Tackling overheating in multi-occupancy residential buildings
If one thing characterises the British, it is our seeming inability to deal with the annual fluctuations in the weather. We talk up a storm, but are not very good when it actually comes to dealing with them. A flurry of snow and the country grinds to a halt. The root cause of so many of these issues comes down to the fact that our weather, compared to many other countries, is relatively benign. When we experience exceptions to the rule problems begin.
Historically, our focus as a nation has been based on improving heat retention in the winter months, but as a result, we have been blinded to the problems of overheating, for which there also has been no regulatory consideration for design to control the problem.
Before you laugh, consider those now annual headlines of scorching Mediterranean temperatures, usually accompanied by packed UK beaches, then realise that for many that translates to extreme discomfort in the home and even premature mortality. Lomas & Poritt in their 2017 research paper on Overheating in Buildings cite the European heatwave of 2003 when more than 2,000 excess deaths were recorded in England due to the higher than normal temperatures. These were conditions experienced again this year, with temperatures exceeding those recorded during the heatwave of 1976 and they caution that this is set to be the norm by 2040, and they warn that heat-related deaths could treble by 2050.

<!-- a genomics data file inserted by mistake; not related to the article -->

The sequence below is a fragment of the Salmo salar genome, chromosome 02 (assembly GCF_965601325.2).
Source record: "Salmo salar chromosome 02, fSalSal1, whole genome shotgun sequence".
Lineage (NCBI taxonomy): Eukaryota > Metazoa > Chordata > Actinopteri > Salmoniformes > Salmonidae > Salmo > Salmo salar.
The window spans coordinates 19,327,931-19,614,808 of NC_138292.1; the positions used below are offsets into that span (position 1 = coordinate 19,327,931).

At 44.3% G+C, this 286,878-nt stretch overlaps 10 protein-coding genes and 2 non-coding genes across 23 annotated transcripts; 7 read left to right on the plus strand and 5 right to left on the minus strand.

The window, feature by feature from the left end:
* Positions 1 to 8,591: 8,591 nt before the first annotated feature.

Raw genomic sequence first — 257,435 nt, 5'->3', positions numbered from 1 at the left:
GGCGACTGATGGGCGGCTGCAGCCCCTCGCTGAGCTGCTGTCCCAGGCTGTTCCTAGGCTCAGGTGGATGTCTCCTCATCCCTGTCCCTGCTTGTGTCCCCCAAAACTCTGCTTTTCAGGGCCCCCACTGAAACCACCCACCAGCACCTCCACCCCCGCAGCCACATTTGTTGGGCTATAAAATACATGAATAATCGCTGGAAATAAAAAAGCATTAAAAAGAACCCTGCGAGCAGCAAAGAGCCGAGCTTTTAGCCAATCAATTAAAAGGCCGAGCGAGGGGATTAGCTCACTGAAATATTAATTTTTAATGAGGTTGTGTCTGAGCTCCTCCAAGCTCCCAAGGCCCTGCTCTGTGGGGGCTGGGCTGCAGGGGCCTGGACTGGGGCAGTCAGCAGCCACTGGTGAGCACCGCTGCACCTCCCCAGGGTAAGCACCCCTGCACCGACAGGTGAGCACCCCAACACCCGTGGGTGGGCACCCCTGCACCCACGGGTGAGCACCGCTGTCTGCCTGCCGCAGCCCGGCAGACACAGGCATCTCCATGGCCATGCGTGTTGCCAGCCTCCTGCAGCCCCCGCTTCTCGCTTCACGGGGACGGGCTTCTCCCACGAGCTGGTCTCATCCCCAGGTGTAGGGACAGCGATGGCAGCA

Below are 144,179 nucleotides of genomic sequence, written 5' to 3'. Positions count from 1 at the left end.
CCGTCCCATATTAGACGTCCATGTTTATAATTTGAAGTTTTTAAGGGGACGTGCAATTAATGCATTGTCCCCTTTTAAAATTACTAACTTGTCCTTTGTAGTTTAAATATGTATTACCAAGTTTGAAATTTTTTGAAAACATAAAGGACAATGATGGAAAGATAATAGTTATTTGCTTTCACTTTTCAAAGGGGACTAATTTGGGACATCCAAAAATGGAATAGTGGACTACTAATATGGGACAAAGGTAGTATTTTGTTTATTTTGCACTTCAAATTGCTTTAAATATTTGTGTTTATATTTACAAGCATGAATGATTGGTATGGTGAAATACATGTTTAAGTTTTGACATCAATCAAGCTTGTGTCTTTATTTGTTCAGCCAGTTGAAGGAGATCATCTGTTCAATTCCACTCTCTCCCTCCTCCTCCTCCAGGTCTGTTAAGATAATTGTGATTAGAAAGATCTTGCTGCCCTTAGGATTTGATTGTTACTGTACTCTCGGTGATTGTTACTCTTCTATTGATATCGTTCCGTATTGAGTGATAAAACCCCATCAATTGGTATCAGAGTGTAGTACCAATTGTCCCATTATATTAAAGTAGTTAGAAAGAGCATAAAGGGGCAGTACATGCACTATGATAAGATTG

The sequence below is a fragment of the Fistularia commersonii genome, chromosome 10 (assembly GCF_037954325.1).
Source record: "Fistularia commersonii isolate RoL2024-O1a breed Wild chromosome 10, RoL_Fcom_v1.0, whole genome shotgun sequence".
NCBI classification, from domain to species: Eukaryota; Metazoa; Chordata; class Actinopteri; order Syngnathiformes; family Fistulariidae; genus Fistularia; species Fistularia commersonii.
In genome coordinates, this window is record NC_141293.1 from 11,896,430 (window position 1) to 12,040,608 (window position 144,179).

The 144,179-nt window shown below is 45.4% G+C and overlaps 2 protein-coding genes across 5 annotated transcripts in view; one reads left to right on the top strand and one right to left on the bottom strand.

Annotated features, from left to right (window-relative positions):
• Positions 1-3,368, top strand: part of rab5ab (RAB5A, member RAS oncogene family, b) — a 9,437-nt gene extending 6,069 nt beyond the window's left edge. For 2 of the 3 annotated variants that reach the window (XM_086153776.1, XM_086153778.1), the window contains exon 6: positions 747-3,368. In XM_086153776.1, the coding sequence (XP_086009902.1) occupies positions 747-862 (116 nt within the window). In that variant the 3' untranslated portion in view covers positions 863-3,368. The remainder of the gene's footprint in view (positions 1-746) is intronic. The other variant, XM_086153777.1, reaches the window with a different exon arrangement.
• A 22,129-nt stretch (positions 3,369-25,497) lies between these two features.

While protection from winter cold remains a priority, the expectation is that concerns relating to summertime health, especially amongst the young or infirm will escalate to the point where the adaptations of buildings will become a necessity.
This is a critical issue because the UK’s mild climate has meant that many buildings were traditionally poorly insulated and because they did not retain heat they simply did not suffer excessive overheating. But as a direct result of the decades of effort to address and improve the energy efficiency of buildings with new standards for insulation and window systems, the heat loss the from average building stock has been reduced by 23% since 1970 (Palmer & Cooper, UK Housing Energy Fact File, 2013) but this, in turn, has made overheating a more increasingly common issue.
Modern building techniques have not helped either, the common use of thermally lightweight materials such as thin metal, wood, plastic and plaster means modern homes lack thermal mass compared to traditional brick, concrete and heavy timber construction. This is what has helped to keep older buildings cooler in the summertime. So, new or renovated buildings get hotter, which is further exacerbated by a noted reduction in ventilation which is a direct result of improved and better-fitted glazing.